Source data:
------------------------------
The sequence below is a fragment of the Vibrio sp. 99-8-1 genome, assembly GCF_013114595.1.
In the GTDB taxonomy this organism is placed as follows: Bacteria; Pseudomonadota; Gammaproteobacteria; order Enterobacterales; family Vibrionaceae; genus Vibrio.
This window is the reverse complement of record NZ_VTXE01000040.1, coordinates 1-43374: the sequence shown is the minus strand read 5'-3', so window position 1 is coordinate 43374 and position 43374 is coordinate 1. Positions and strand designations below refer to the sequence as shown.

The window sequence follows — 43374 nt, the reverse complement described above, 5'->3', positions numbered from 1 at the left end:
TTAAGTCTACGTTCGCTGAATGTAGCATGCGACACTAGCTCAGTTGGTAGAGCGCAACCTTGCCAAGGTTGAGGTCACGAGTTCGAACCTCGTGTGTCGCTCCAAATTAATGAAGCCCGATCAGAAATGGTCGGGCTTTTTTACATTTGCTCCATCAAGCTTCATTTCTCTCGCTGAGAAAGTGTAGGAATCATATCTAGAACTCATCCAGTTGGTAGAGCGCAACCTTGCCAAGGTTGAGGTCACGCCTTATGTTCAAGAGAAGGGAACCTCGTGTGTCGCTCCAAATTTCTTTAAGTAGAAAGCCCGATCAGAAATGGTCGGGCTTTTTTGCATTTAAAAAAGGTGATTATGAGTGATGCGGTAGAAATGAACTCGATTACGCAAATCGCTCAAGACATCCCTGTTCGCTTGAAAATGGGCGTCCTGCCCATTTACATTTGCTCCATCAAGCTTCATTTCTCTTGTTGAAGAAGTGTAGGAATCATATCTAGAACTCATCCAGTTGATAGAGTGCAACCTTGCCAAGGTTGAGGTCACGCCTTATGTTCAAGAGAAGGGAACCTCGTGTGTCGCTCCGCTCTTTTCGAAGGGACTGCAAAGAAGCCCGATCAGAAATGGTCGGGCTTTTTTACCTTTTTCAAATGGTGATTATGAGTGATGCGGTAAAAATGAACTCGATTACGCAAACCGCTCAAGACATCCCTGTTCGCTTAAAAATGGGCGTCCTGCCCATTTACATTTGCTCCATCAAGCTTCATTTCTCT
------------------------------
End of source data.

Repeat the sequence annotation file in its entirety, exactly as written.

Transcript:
The sequence below is a fragment of the Vibrio sp. 99-8-1 genome, assembly GCF_013114595.1.
In the GTDB taxonomy this organism is placed as follows: Bacteria; Pseudomonadota; Gammaproteobacteria; order Enterobacterales; family Vibrionaceae; genus Vibrio.
This window is the reverse complement of record NZ_VTXE01000040.1, coordinates 1-43374: the sequence shown is the minus strand read 5'-3', so window position 1 is coordinate 43374 and position 43374 is coordinate 1. Positions and strand designations below refer to the sequence as shown.

The window sequence follows — 43374 nt, the reverse complement described above, 5'->3', positions numbered from 1 at the left end:
TTAAGTCTACGTTCGCTGAATGTAGCATGCGACACTAGCTCAGTTGGTAGAGCGCAACCTTGCCAAGGTTGAGGTCACGAGTTCGAACCTCGTGTGTCGCTCCAAATTAATGAAGCCCGATCAGAAATGGTCGGGCTTTTTTACATTTGCTCCATCAAGCTTCATTTCTCTCGCTGAGAAAGTGTAGGAATCATATCTAGAACTCATCCAGTTGGTAGAGCGCAACCTTGCCAAGGTTGAGGTCACGCCTTATGTTCAAGAGAAGGGAACCTCGTGTGTCGCTCCAAATTTCTTTAAGTAGAAAGCCCGATCAGAAATGGTCGGGCTTTTTTGCATTTAAAAAAGGTGATTATGAGTGATGCGGTAGAAATGAACTCGATTACGCAAATCGCTCAAGACATCCCTGTTCGCTTGAAAATGGGCGTCCTGCCCATTTACATTTGCTCCATCAAGCTTCATTTCTCTTGTTGAAGAAGTGTAGGAATCATATCTAGAACTCATCCAGTTGATAGAGTGCAACCTTGCCAAGGTTGAGGTCACGCCTTATGTTCAAGAGAAGGGAACCTCGTGTGTCGCTCCGCTCTTTTCGAAGGGACTGCAAAGAAGCCCGATCAGAAATGGTCGGGCTTTTTTACCTTTTTCAAATGGTGATTATGAGTGATGCGGTAAAAATGAACTCGATTACGCAAACCGCTCAAGACATCCCTGTTCGCTTAAAAATGGGCGTCCTGCCCATTTACATTTGCTCCATCAAGCTTCATTTCTCT